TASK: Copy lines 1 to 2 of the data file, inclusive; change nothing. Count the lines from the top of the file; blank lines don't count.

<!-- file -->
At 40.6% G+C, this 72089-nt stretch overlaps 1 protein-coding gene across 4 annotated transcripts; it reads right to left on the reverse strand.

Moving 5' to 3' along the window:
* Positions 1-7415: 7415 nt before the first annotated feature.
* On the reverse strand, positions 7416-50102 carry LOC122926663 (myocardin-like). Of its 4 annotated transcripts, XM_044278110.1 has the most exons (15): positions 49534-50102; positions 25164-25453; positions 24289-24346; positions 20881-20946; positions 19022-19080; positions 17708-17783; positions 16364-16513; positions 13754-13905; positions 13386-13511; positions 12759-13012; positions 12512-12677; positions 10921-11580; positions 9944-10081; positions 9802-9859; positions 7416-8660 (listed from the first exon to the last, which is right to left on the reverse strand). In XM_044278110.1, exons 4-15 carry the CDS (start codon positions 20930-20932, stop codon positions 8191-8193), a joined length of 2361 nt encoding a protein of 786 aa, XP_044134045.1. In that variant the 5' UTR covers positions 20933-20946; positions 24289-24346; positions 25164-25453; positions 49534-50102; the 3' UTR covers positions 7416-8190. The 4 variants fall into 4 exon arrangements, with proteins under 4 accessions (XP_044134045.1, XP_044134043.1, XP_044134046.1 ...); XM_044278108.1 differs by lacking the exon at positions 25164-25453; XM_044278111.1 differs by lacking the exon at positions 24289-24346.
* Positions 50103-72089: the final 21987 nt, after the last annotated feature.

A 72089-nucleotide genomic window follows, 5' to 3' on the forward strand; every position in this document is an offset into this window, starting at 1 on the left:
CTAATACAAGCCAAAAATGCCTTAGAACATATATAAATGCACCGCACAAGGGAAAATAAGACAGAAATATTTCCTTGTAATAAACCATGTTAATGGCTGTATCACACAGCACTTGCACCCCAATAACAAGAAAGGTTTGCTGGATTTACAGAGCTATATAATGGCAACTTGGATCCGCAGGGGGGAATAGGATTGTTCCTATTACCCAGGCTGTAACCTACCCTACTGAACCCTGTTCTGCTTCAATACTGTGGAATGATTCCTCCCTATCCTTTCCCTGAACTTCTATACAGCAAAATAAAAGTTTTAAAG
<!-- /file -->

At 40.6% G+C, this 72089-nt stretch overlaps 1 protein-coding gene across 4 annotated transcripts; it reads right to left on the reverse strand.

Moving 5' to 3' along the window: